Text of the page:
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At my place of work we are currently looking for a documentation system for writing manuals and other customer and internal documentation. Its features should be:

  • Small templating possibilities, since sometimes a customer name must be inserted somewhere, but the text stays the same.
  • Reusability of text parts, since some parts might be skipped for some customer
  • Revision control
  • Easy review
  • Easy to write for both developers and "mere mortals"

I proposed going with reST which would get converted to HTML and then, via PrinceXML, to PDF. Revisioning would be done in our SVN repository and we could thus re-use our existing Review Board installation, which is a nice bonus.

However, this system would not be very good for "normal" people since these are usually some interns who only know Word by name and can easily break styling (important for CI). Teaching them SVN is mostly out of question, reST might be as far as they get (cheat sheets will help a lot).

Sadly, the alternative is called Word and Sharepoint which is rather cumbersome for programmers and not very much reusable. Any form of CMS or Wiki feels a bit better than Word, but a question arises why to use Wiki when you can write same markup language in a simple text file.

So I want to adapt my proposed system to the needs of those mere mortals. This is what I've got so far:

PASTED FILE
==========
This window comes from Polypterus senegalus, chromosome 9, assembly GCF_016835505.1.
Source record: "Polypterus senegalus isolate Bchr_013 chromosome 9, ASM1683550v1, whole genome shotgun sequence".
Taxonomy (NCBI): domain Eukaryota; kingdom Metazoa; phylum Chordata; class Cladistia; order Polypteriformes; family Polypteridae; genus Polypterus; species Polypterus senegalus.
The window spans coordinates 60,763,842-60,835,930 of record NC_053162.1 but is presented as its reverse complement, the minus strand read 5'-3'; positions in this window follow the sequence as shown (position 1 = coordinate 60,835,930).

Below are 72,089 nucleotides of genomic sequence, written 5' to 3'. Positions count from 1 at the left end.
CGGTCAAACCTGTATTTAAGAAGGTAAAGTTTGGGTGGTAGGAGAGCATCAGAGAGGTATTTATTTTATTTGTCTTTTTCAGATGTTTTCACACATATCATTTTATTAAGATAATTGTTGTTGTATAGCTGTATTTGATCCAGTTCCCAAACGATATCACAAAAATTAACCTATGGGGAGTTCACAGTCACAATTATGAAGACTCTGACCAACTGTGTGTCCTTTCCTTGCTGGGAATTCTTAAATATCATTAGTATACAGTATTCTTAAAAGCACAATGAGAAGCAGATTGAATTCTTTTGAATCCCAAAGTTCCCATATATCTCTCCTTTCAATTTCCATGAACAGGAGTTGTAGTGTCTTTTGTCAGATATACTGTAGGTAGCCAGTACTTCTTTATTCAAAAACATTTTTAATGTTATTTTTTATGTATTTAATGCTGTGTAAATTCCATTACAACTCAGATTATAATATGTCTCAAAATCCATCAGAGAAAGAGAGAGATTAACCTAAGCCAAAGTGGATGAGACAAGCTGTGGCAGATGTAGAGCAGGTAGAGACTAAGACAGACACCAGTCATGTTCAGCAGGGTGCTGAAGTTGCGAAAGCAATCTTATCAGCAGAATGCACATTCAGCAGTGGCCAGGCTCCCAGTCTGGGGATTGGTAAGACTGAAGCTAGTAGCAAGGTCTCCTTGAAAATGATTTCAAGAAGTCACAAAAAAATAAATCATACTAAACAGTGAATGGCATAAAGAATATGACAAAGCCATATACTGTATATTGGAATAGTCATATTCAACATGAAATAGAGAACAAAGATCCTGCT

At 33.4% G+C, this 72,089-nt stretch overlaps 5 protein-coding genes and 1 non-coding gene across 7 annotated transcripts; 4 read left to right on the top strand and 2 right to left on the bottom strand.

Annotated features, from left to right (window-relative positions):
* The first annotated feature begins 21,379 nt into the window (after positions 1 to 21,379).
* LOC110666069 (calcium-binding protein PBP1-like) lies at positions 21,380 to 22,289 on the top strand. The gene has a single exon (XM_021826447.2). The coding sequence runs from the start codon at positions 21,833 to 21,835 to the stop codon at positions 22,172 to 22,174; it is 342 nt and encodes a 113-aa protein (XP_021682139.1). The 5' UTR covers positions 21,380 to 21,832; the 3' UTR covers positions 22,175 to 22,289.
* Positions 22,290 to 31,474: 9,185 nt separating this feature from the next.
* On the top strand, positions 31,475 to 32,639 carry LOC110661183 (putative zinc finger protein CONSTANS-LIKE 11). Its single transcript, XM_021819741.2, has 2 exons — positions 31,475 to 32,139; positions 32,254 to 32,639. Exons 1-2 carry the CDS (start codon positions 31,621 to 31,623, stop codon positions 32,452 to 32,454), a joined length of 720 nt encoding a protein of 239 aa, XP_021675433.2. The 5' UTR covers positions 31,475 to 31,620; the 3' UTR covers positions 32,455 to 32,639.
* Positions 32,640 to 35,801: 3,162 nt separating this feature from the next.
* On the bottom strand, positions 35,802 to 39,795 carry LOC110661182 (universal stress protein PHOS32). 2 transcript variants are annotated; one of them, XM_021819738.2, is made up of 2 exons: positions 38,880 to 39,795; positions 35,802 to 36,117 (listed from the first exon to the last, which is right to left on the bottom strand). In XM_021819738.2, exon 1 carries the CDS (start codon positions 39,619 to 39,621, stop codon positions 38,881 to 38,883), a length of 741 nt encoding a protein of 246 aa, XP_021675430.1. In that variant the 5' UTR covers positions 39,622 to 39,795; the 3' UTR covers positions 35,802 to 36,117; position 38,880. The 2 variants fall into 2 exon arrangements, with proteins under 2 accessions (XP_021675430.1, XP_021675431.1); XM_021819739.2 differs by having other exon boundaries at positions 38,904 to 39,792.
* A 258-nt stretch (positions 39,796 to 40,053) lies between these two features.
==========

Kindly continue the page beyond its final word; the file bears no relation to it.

1. SVN repository is cloned via git-svn, and switched to a working branch
  2. A Samba server gets set up, which is showing git's working directory, with .git directory hidden
  3. An inotify script is set up, commiting every save to the working branch
  4. A review request at Review Board gets updated daily/hourly from the working branch
  5. As soon as the documentation gets its "Ship it!", a manual script is run (by whomever) which would squash-merge the working branch to master and dcommit it. Old branch gets killed, new one opened, dito for review requests.

Now for the questions:

  1. One big deficiency I see is the rebasing problem, since that'd have to happen automatically. How would you solve that?
  2. Which other deficiencies do you see?
  3. Can you propose some other workflow? Maybe some other tools can manage this better? There is practically no limitation on installation complexity, but usage must be as simple as it gets and the result as powerful as it gets.
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1 Answer 1

A.f.a.i.k. your request for automatic rebasing is unfillable.

If you can get people to understand wiki syntax that's what I'd go for. Either MediaWiki and one of it's PDF output plugins (e.g. this one by PediaPress) or DokuWiki and DokuTeXit, though that seemed to have trouble with documents made from several wiki pages when I tried it a few weeks ago.

On a sidenote Prince is proprietary software. If you decide for reStructuredText to PDF conversion you can do that with Sphinx alternatively, widely used software libre. There also is rst2pdf but I have not tried that myself, yet.

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PrinceXML allows us to re-implement CI styles, as opposed to LaTeX-based generators, which I probably could implement, but nobody in our team would be able to maintain that. –  Nikolai Prokoschenko Aug 10 '09 at 22:48
@Sebastian: I moved your answer from pastebin, but I'm not sure the first link is going to the right place. Can you check that? If it's not right, you can post the correct URL as a comment, then flag for moderator attention and we'll fix it up for you. –  Bill the Lizard Aug 10 '09 at 23:34
@Bill: Right, that's a self loop, sorry. I meant to link to code.pediapress.com/wiki/wiki instead. Thanks for inlining my post. –  Sebastian Pipping Aug 12 '09 at 0:01

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